SLUP412 February   2022 LMG3522R030-Q1


  1. Introduction
  2. Comparing Different Technologies
  3. Advantages of Integrating the Driver With GaN FETs
  4. The GaN-Based 6.6-kW OBC Reference Design
  5. PFC Stage
  6. DC/DC Stage
  7. DC/DC Topology Selection
  8. Frequency Selection
  9. Core Loss
  10. 10Loss of ZVS
  11. 11Dead Time
  12. 12ISR Bandwidth
  13. 13Overall
  14. 14Resonant Tank Design
  15. 15Thermal Solution
  16. 16Layout Best Practices
  17. 17Control-Loop Considerations
  18. 18Conclusions
  19. 19References
  20. 20Important Notice

DC/DC Topology Selection

In order to determine how to meet size, efficiency and output voltage regulation requirements, we evaluated two topologies in detail: the CLLLC (Figure 7-1) and the dual active bridge (DAB) (Figure 7-2).

GUID-20220218-SS0I-P3MQ-PGX9-XT2R24VFTDTN-low.png Figure 7-1 CLLLC schematic.
GUID-20220218-SS0I-HGNW-3VMX-3W2ZGNFXTBS8-low.png Figure 7-2 DAB schematic.

Both of these converters have the same fundamental structure. They both have a full bridge on the primary and secondary, and roughly the same reactive components. The fundamental differences are how the topologies are controlled, and the relative size of the reactive components.

It is beyond the scope of this paper to provide a detailed design procedure for both topologies. However, it is worth taking a look at the results of our comparison.

Figure 7-3 shows two sets of graphs: one for the CLLLC and the other for the DAB. The plot on the left shows the RMS current in the GaN switch. The plot on the right shows the GaN FET drain-to-source voltage (VDS) at turnon. These plots provide essential information on how efficient the switches will be in each topology. A low RMS current means fewer I2R losses, while a lower VDS means lower switching losses. In the end, the highest efficiency will occur when the RMS currents are as small as possible and VDS at turnon is as close to zero as possible.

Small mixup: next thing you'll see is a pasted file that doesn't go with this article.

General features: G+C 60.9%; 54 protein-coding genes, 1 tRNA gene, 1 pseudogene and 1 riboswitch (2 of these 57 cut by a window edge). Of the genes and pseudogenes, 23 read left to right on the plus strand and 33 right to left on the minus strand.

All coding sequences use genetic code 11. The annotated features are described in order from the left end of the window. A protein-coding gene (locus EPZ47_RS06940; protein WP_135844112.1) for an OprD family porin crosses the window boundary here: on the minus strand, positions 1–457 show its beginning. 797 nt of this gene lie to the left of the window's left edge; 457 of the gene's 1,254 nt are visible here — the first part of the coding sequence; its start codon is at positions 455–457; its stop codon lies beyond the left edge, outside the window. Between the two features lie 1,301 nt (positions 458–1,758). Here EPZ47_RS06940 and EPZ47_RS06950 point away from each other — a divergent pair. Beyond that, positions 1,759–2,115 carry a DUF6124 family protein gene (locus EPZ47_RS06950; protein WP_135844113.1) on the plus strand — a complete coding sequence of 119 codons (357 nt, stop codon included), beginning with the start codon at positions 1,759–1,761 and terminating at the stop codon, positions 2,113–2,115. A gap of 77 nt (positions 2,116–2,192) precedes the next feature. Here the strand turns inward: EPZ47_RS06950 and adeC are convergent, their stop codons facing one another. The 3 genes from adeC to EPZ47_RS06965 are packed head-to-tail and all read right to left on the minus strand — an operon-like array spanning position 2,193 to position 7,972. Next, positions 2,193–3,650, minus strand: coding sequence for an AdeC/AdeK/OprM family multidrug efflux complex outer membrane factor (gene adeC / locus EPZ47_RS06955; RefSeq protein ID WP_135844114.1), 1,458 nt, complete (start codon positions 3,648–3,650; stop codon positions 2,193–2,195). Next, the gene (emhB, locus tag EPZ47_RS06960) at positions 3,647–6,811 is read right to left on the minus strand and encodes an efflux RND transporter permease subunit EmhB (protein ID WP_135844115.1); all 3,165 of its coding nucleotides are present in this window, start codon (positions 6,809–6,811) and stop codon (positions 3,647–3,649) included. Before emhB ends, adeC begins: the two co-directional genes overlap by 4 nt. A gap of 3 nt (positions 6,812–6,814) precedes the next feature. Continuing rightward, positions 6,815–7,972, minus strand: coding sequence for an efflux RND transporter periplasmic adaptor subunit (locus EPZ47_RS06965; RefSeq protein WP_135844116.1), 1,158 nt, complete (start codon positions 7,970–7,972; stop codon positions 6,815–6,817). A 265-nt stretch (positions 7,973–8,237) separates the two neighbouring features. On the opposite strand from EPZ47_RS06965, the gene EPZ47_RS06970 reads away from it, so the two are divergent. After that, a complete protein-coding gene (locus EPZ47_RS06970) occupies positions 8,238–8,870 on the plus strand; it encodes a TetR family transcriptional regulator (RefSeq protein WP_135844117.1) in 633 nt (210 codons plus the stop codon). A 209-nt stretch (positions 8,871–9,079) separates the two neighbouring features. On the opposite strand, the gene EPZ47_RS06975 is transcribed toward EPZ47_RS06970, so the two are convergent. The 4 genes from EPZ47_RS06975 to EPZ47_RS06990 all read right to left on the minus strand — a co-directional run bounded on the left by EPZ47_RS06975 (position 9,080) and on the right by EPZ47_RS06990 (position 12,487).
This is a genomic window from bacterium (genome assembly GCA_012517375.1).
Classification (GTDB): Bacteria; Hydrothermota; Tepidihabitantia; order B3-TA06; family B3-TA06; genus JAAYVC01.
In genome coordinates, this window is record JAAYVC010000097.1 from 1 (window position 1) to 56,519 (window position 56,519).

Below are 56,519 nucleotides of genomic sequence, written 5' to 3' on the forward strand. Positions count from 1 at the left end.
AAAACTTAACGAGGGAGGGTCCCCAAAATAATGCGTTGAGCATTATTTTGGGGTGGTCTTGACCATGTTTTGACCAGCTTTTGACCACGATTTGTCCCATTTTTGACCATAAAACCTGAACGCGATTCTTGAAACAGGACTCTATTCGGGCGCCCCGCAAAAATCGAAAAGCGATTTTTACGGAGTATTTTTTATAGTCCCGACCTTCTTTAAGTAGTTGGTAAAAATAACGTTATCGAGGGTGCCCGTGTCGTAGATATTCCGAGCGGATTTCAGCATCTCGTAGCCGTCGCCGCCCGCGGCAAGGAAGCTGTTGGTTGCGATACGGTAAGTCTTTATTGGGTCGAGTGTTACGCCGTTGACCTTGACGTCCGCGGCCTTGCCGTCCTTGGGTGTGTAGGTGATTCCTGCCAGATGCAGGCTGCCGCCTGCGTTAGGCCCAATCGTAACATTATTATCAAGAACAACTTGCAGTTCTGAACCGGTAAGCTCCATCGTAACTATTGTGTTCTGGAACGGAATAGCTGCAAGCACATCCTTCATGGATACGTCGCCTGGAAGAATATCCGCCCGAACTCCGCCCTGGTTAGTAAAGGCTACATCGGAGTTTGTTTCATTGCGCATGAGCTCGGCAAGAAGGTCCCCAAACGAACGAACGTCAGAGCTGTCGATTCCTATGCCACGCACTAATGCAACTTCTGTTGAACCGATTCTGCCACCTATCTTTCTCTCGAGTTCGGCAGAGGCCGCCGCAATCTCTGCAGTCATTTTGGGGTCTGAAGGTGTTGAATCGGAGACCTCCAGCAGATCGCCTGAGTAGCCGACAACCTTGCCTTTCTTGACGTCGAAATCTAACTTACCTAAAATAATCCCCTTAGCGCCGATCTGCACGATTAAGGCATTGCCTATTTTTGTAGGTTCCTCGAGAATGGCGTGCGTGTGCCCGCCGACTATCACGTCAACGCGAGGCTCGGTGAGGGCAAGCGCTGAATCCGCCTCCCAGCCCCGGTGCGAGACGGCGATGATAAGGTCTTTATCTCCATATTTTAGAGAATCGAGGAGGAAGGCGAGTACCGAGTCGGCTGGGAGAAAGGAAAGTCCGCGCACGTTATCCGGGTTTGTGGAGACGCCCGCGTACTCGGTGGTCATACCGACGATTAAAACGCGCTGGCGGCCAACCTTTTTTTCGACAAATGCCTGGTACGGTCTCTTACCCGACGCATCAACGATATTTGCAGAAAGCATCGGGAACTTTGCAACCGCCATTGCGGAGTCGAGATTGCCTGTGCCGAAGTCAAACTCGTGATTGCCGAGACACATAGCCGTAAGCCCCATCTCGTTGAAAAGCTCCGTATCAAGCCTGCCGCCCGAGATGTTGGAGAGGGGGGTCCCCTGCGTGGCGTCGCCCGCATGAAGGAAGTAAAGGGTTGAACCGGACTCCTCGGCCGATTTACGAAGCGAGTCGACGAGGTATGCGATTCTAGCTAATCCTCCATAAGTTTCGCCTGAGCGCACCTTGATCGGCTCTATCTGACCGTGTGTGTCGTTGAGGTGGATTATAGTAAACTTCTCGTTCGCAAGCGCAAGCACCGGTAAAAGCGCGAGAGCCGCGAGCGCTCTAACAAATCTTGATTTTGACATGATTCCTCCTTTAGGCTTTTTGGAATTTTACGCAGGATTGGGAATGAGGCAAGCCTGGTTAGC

GUID-20220218-SS0I-HMV7-FQSM-QSDCTFM738RG-low.png Figure 7-3 CLLLC and DAB performance comparisons.

Examining the plots in Figure 7-3 reveal that the CLLLC converter has lower RMS current when the output voltage is smaller. The reduced RMS current is critical to enabling the charger to put out as much power as possible at low voltages. Additionally, the CLLLC operates with more conditions where zero voltage switching (ZVS) is maintained.

These facts imply that the CLLLC converter will be more efficient, and therefore easier to cool. The CLLLC converter will also result in a smaller solution.